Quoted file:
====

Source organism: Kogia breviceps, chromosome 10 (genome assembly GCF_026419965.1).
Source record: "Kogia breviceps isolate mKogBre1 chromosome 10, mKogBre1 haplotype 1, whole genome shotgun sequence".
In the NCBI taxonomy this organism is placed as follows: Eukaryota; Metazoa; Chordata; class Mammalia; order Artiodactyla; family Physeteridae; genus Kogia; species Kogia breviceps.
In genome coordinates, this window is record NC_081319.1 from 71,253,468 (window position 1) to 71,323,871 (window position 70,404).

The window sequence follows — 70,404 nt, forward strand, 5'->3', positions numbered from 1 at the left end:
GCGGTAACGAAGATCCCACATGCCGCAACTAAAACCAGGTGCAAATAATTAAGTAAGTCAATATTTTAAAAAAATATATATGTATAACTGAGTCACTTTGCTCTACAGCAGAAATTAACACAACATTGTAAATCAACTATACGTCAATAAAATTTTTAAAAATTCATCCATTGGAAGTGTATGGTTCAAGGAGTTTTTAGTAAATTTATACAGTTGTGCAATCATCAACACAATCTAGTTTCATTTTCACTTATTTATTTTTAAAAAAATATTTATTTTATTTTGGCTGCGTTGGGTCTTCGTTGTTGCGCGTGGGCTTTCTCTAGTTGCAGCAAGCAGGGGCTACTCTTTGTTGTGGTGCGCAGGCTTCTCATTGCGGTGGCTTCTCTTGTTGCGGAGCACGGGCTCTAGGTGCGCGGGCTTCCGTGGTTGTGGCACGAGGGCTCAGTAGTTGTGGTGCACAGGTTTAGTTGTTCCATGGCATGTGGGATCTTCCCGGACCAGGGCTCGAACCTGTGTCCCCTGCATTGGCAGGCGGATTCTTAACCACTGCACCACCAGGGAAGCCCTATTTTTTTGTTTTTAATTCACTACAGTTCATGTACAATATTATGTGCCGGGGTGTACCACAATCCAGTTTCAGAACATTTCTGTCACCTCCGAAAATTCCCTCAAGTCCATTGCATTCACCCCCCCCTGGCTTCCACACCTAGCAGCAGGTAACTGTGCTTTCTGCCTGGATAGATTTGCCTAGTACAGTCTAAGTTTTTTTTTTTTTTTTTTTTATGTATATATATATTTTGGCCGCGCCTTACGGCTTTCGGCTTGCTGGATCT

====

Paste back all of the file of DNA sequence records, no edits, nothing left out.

Source organism: Kogia breviceps, chromosome 10 (genome assembly GCF_026419965.1).
Source record: "Kogia breviceps isolate mKogBre1 chromosome 10, mKogBre1 haplotype 1, whole genome shotgun sequence".
In the NCBI taxonomy this organism is placed as follows: Eukaryota; Metazoa; Chordata; class Mammalia; order Artiodactyla; family Physeteridae; genus Kogia; species Kogia breviceps.
In genome coordinates, this window is record NC_081319.1 from 71,253,468 (window position 1) to 71,323,871 (window position 70,404).

The window sequence follows — 70,404 nt, forward strand, 5'->3', positions numbered from 1 at the left end:
GCGGTAACGAAGATCCCACATGCCGCAACTAAAACCAGGTGCAAATAATTAAGTAAGTCAATATTTTAAAAAAATATATATGTATAACTGAGTCACTTTGCTCTACAGCAGAAATTAACACAACATTGTAAATCAACTATACGTCAATAAAATTTTTAAAAATTCATCCATTGGAAGTGTATGGTTCAAGGAGTTTTTAGTAAATTTATACAGTTGTGCAATCATCAACACAATCTAGTTTCATTTTCACTTATTTATTTTTAAAAAAATATTTATTTTATTTTGGCTGCGTTGGGTCTTCGTTGTTGCGCGTGGGCTTTCTCTAGTTGCAGCAAGCAGGGGCTACTCTTTGTTGTGGTGCGCAGGCTTCTCATTGCGGTGGCTTCTCTTGTTGCGGAGCACGGGCTCTAGGTGCGCGGGCTTCCGTGGTTGTGGCACGAGGGCTCAGTAGTTGTGGTGCACAGGTTTAGTTGTTCCATGGCATGTGGGATCTTCCCGGACCAGGGCTCGAACCTGTGTCCCCTGCATTGGCAGGCGGATTCTTAACCACTGCACCACCAGGGAAGCCCTATTTTTTTGTTTTTAATTCACTACAGTTCATGTACAATATTATGTGCCGGGGTGTACCACAATCCAGTTTCAGAACATTTCTGTCACCTCCGAAAATTCCCTCAAGTCCATTGCATTCACCCCCCCCTGGCTTCCACACCTAGCAGCAGGTAACTGTGCTTTCTGCCTGGATAGATTTGCCTAGTACAGTCTAAGTTTTTTTTTTTTTTTTTTTTATGTATATATATATTTTGGCCGCGCCTTACGGCTTTCGGCTTGCTGGATCT